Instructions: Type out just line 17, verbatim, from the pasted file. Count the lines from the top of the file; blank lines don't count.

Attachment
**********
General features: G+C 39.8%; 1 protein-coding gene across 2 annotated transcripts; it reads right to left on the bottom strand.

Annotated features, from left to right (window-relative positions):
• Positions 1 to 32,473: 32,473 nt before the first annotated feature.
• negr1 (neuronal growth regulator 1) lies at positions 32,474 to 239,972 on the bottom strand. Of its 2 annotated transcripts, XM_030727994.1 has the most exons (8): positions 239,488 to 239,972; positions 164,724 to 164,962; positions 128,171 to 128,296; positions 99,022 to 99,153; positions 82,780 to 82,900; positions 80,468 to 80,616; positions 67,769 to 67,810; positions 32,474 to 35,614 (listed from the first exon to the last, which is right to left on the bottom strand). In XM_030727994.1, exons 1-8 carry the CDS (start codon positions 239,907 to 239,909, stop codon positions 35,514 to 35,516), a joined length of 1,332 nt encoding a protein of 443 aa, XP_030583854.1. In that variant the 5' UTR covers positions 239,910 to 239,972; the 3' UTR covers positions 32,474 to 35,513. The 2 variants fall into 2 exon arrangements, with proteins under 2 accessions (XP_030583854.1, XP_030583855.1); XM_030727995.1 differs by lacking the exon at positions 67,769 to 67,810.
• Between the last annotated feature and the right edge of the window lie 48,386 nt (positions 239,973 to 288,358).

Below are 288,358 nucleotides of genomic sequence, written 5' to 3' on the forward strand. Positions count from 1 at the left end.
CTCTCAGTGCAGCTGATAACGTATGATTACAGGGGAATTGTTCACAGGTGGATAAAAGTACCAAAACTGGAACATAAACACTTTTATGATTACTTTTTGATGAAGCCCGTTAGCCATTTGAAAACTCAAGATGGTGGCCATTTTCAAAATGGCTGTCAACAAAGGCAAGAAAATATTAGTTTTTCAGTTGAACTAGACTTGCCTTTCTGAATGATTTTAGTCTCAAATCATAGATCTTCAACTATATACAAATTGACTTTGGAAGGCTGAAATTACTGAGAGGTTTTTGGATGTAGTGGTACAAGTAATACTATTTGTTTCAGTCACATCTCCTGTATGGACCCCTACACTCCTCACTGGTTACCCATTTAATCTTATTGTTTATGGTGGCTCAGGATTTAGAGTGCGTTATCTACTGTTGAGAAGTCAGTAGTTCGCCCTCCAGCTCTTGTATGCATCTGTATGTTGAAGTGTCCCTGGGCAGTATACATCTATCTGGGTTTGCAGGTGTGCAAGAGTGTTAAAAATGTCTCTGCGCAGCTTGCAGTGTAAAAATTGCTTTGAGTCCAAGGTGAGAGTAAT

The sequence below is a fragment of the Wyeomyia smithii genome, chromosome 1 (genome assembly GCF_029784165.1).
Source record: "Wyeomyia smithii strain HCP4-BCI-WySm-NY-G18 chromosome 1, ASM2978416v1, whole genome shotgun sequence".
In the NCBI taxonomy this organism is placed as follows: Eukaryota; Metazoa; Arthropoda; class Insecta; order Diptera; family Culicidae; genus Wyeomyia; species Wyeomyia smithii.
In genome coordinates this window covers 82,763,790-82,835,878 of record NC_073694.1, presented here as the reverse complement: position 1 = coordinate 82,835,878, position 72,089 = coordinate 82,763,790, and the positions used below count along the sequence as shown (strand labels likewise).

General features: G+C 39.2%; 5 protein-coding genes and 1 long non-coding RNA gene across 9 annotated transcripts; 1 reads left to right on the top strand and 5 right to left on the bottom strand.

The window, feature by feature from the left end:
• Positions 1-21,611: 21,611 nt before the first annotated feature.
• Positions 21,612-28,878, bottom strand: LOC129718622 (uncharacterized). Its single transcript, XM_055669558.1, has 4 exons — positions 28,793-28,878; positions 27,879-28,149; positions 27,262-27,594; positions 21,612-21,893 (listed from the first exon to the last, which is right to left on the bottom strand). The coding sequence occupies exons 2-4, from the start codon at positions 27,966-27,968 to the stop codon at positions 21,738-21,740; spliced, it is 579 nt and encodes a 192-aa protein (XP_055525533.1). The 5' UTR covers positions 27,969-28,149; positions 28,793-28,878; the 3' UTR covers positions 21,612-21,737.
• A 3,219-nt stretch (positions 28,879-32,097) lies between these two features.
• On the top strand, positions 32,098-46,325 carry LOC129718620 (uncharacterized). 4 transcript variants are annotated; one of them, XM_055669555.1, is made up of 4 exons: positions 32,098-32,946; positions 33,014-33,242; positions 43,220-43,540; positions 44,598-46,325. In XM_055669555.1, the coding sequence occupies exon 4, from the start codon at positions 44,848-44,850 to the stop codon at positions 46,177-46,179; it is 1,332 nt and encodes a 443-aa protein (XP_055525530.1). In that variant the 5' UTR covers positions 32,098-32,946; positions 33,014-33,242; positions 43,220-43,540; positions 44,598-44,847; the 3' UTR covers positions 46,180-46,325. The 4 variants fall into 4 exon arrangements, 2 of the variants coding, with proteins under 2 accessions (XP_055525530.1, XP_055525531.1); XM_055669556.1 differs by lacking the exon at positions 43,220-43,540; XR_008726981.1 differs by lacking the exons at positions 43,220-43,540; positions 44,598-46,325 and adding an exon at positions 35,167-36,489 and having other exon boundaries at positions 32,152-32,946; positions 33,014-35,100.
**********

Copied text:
• On the top strand, positions 32,098-46,325 carry LOC129718620 (uncharacterized). 4 transcript variants are annotated; one of them, XM_055669555.1, is made up of 4 exons: positions 32,098-32,946; positions 33,014-33,242; positions 43,220-43,540; positions 44,598-46,325. In XM_055669555.1, the coding sequence occupies exon 4, from the start codon at positions 44,848-44,850 to the stop codon at positions 46,177-46,179; it is 1,332 nt and encodes a 443-aa protein (XP_055525530.1). In that variant the 5' UTR covers positions 32,098-32,946; positions 33,014-33,242; positions 43,220-43,540; positions 44,598-44,847; the 3' UTR covers positions 46,180-46,325. The 4 variants fall into 4 exon arrangements, 2 of the variants coding, with proteins under 2 accessions (XP_055525530.1, XP_055525531.1); XM_055669556.1 differs by lacking the exon at positions 43,220-43,540; XR_008726981.1 differs by lacking the exons at positions 43,220-43,540; positions 44,598-46,325 and adding an exon at positions 35,167-36,489 and having other exon boundaries at positions 32,152-32,946; positions 33,014-35,100.